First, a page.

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The Museum of Wisconsin Art (MOWA) will debut an exhibition this summer that shines a spotlight on the tradition of Ho-Chunk Black Ash Basketry. 

Titled “Weaving a Legacy,” this comprehensive showcase marks the first-ever exploration of this historically significant and visually stunning Native American tradition in Wisconsin. 

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Opening its doors on August 3, 2024, “Weaving a Legacy” features over 200 baskets crafted by more than 40 Ho-Chunk artisans spanning from the mid-1800s to the present day. Each basket tells a story of resilience, artistry, and cultural continuity, offering a glimpse into the weaving techniques and stylistic evolution within the Ho-Chunk community. 

Curated by Ho-Chunk artist and University of Wisconsin-Madison professor of Photography, Tom Jones, the exhibition not only celebrates the beauty of these baskets, but also serves as a testament to Jone’s decade-long dedication to preserving Ho-Chunk cultural heritage. 

“This project raises serious questions regarding historical and gender-based injustice, the cultural impact of tourism, and the importance of primary Indigenous-driven research to reset the art historical canon,” Laurie Winters, James and Karen Hyde Executive Director, said in a press release. “Exhibitions such as this one that enable us to draw in new audiences and viewpoints fulfill an important tenet of MOWA’s institutional mission.”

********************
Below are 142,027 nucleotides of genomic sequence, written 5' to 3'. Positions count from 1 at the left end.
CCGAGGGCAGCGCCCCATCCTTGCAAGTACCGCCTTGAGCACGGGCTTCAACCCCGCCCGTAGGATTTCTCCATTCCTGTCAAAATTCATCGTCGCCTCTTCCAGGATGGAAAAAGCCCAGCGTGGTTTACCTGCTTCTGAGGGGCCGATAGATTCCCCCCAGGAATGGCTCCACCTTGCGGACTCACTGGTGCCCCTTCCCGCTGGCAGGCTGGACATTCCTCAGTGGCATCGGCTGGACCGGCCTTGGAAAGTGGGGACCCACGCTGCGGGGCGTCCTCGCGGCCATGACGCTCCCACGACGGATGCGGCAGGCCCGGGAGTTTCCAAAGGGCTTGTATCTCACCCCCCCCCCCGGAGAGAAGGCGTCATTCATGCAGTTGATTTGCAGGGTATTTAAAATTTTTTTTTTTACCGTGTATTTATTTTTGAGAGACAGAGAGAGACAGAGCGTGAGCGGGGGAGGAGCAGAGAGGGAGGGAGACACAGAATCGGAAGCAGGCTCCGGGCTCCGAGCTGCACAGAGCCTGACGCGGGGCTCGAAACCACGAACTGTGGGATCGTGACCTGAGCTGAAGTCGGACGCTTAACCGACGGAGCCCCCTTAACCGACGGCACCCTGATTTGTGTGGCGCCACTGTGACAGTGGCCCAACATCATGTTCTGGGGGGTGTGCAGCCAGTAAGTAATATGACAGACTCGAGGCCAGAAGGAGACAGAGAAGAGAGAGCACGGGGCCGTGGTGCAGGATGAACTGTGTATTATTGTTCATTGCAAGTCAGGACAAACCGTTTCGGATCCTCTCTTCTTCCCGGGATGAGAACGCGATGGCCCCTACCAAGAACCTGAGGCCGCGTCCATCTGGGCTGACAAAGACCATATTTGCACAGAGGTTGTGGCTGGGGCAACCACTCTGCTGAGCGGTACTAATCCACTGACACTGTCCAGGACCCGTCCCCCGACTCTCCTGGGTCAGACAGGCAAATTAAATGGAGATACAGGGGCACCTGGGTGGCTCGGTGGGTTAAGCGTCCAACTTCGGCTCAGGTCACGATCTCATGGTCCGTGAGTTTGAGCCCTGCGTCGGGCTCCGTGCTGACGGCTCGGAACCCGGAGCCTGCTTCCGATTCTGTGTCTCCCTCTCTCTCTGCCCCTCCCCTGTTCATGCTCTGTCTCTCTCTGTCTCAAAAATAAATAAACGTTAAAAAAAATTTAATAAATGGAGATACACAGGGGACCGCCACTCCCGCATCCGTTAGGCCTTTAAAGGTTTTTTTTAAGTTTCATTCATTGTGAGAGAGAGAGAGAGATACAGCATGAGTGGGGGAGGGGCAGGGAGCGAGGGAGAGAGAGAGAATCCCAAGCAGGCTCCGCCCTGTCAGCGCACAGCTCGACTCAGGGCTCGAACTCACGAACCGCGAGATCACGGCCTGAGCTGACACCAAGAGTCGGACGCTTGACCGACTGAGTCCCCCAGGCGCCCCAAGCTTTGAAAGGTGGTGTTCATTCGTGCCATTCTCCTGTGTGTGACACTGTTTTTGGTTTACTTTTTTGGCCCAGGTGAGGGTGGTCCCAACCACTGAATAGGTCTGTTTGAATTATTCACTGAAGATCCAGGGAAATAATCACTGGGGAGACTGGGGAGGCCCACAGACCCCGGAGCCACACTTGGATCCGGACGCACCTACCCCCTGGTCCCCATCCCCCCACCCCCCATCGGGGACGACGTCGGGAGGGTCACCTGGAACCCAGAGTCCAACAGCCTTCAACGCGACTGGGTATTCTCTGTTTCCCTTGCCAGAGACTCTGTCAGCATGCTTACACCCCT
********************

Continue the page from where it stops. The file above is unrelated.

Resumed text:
The tradition of Black Ash basketry among the Ho-Chunk people dates back to the 1820s, drawing inspiration from Indigenous weaving techniques and later incorporating European trade goods into its designs. Organized by shape and function, the exhibited works highlight the distinctive styles and innovations of Ho-Chunk artisans across generations. 

“Contemporary works establish Ho-Chunk basketry as an enduring and still evolving art rooted in uniqueness and individual expression,” said curator Tom Jones. Among the prominent artists showcased are Helen Lonetree, Ruth Cloud, and Sarah White Eagle, whose contributions have garnered acclaim in major American art institutions. 

“Weaving a Legacy” invites visitors to discover and celebrate the cultural heritage of the Ho-Chunk Nation, offering an opportunity to appreciate the craftsmanship and cultural significance embodied in each meticulously crafted basket. The exhibition will run from August 3 to November 10, 2024, at the Museum of Wisconsin Art. 

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About The Author
Kaili Berg
Author: Kaili BergEmail: This email address is being protected from spambots. You need JavaScript enabled to view it.
Staff Reporter
Kaili Berg (Aleut) is a member of the Alutiiq/Sugpiaq Nation, and a shareholder of Koniag, Inc. She is a staff reporter for Native News Online and Tribal Business News. Berg, who is based in Wisconsin, previously reported for the Ho-Chunk Nation newspaper, Hocak Worak. She went to school originally for nursing, but changed her major after finding her passion in communications at Western Technical College in Lacrosse, Wisconsin.